A review requested by Erin, with thanks to supporting Alternate Ending as a donor through Patreon.

Do you have a movie you'd like to see reviewed? This and other perks can be found on our Patreon page!

The first thing likely to kill any modern performance of William Shakespeare's plays is the line reading. This can go wrong in one of two different ways. First, there's the omnipresent concern that the actor simply won't know what the words mean, and thus will just recite them, without having a clear notion of what they mean, and therefore where they should put the stresses, and what emotions they should be feeling. Second (and in part indulged in by people who fuck up the first one), there's the danger of leaning too much on Shakespeare's iambic pentameter, that nice, steady, ba-DUM ba-DUM ba-DUM ba-DUM ba-DUM pattern that was used in most Elizabethan theater, and can result in a mindless sing-song rhythm if you're not paying attention. Aye, it's verse, but if you're reading Shakespeare out loud, and it doesn't sound like everyday speech, you're definitely doing it wrong. Film adaptations of Shakespeare add a third concern: movies, in general, don't handle florid dialogue nearly as well as live theater does, because cinema lacks theater's expressive grandeur. When the camera is positioning the viewer merely a few feet away (or even less than that!) from a speaker, it feels just all wrong for that speaker to belt out lines that were written to be maximally interpretable from dozens of yards away.

So score the first point for the 1968 film version of Romeo and Juliet, director Franco Zeffirelli's second of three Shakespearean films: it dodges all three of these traps, sometimes quite well, and quite surprisingly. The film is second-best-known for casting 16-year-old Olivia Hussey as Juliet and 17-year-old Leonard Whiting as Romeo (it is, of course, first-best-known for the scene where the 16- and 17-year-old are naked in bed together), and while Whiting is perfectly okay, Hussey makes for an extraordinarily good Juliet, with a command of the language and emotions of her character that speak to a much, much more sophisticated understanding of the material than a teenager should be expected to have. I would go so far as to say that Hussey only drops the ball for one single line reading: unfortunately, it's a really important one, "This is thy sheath, there rust, and let me die", the last thing her character ever says.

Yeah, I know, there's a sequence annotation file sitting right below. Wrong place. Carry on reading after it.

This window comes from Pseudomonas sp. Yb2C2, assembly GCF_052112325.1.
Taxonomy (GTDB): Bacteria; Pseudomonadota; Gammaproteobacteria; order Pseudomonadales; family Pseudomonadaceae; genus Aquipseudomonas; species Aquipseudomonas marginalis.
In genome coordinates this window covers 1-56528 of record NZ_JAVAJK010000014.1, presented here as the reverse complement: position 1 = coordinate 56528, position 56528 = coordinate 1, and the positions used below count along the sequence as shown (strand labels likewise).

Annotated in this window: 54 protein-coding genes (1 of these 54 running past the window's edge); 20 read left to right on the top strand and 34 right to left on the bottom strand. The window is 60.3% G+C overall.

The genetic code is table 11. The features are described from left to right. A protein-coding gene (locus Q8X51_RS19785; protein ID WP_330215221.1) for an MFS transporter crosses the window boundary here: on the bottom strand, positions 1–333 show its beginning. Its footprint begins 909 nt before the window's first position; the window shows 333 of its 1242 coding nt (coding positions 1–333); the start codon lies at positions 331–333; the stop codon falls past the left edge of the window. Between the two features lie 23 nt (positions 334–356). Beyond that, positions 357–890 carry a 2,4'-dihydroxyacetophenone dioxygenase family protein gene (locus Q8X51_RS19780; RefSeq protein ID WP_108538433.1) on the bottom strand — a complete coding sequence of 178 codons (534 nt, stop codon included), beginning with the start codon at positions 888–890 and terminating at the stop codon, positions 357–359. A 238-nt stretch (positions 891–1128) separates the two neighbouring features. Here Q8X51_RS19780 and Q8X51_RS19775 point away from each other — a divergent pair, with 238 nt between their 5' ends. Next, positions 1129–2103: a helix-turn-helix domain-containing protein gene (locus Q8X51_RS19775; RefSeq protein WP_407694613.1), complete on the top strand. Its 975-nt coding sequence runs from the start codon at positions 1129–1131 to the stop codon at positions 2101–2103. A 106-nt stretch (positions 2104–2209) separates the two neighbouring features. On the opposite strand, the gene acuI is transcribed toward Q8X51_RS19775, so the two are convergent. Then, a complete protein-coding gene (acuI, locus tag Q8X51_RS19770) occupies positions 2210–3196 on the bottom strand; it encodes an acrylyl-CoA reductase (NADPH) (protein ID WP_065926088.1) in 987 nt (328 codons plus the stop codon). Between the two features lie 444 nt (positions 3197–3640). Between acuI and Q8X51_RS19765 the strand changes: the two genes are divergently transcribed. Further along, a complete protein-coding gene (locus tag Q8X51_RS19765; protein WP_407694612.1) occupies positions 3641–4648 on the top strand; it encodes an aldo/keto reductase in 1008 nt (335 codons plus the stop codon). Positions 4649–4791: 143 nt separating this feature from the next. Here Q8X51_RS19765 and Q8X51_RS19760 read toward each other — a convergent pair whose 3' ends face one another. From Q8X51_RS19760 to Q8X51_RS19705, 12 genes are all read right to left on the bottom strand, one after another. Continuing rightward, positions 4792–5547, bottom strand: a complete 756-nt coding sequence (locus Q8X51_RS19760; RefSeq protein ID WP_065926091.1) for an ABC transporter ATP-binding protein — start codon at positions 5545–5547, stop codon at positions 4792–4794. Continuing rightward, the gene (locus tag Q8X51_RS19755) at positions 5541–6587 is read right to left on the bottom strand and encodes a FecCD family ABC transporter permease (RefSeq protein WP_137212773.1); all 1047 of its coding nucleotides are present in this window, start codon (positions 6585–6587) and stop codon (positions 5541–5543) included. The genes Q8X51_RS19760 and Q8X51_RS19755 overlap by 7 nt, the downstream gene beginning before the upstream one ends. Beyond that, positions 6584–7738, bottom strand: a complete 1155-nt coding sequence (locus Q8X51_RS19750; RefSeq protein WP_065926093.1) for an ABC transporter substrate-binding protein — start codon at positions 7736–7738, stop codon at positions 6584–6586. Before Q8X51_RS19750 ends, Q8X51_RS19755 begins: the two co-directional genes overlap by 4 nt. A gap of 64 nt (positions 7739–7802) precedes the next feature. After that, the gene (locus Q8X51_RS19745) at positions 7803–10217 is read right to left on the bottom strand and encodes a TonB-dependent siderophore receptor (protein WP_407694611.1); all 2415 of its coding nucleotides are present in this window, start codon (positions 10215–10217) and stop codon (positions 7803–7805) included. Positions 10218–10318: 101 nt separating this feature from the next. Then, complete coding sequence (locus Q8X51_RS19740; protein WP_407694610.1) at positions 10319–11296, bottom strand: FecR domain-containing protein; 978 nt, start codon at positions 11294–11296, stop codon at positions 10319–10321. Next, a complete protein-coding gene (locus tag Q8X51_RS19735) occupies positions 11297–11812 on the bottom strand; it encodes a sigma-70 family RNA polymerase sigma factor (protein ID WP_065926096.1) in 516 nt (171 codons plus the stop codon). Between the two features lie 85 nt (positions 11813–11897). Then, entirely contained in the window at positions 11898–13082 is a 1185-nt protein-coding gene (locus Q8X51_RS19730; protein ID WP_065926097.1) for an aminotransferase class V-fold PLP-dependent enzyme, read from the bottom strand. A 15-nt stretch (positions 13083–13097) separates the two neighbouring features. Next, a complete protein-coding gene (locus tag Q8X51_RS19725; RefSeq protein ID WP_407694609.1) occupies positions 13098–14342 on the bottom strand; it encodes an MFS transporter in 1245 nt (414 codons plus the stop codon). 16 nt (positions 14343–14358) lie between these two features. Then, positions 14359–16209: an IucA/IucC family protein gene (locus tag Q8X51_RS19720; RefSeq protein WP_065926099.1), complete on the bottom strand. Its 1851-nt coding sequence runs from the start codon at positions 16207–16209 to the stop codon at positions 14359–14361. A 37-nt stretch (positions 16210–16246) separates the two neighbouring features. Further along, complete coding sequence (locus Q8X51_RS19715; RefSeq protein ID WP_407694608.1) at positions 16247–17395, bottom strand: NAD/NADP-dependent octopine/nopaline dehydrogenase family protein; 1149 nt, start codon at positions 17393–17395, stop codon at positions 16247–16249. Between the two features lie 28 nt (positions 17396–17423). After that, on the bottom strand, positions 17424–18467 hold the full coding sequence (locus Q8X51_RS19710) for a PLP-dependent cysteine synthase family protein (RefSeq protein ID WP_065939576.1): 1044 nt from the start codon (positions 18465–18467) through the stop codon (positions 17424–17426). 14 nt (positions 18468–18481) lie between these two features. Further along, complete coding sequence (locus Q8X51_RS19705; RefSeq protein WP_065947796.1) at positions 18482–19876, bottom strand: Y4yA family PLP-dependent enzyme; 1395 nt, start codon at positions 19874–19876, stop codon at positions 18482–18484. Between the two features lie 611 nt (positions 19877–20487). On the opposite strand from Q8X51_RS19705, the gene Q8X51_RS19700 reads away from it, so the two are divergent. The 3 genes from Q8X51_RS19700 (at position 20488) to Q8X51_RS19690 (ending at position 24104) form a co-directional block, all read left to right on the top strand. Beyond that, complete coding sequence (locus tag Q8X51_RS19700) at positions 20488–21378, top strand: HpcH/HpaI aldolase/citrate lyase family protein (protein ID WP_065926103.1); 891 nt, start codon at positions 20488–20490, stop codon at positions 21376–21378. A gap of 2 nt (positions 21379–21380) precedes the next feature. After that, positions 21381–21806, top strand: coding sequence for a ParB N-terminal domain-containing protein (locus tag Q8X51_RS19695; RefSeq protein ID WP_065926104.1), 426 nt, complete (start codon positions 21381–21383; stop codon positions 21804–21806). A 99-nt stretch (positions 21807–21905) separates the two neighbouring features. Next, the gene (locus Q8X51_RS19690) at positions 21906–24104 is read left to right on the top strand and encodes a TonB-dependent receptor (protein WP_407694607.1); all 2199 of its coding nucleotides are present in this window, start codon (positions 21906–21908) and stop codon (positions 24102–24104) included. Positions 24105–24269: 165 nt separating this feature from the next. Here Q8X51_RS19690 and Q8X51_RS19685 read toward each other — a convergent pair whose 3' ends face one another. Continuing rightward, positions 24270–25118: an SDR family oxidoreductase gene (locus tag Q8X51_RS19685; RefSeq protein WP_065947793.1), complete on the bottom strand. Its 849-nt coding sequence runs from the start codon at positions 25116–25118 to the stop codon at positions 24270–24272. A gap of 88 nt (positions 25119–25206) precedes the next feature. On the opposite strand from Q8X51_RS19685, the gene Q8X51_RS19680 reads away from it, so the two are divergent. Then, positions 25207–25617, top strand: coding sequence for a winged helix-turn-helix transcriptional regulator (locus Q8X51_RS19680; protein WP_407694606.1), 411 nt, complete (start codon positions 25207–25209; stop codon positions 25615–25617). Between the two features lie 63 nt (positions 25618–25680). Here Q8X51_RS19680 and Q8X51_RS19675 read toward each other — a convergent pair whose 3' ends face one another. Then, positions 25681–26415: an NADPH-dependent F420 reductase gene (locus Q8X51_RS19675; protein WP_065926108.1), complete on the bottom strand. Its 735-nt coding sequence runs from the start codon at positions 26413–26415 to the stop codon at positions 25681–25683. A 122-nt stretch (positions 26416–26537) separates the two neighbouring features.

But let us not accentuate the negative. Zeffirelli (himself not a native speaker of English, lest we forget!) did phenomenal work coaxing some incredibly natural, even casual line readings from his cast, which in turns fuels a sense of the characters themselves as naturalistic in a way that no previous filmed version of Shakespeare, to my knowledge, was even trying for, let alone achieved. Hussey's superb, so is Pat Heywood as Juliet's nurse; my favorite member of the cast (giving, in fact, one of my favorite performances of Shakespeare in a movie, period) is the young Michael York in the small role of Tybalt, whose preening smugness glides right off screen through the actor's arch smiles and haughty tone of voice - his reading of "What, drawn, and talk of peace!" is maybe my favorite single line reading in any Shakespeare film, give or take a couple of Orson Welles's choicest bits from the 1966 Chimes at Midnight. Milo O'Shea isn't quite up to their level as Friar Laurence, but he's still excellent, accentuating the comic bluster in a role where that's not the most obvious approach, though it's a solid one. Even Whiting is much better than he has any real reason to be; it's just that he's routinely blown off the screen by Hussey's stronger command of the words, fuller range of emotion, and her amazingly expressive face, with giant almond eyes flashing the extremes of teenage emotion that fuel the story (of course, Juliet is already a better-written part than Romeo, so Hussey gets more to work with. But still).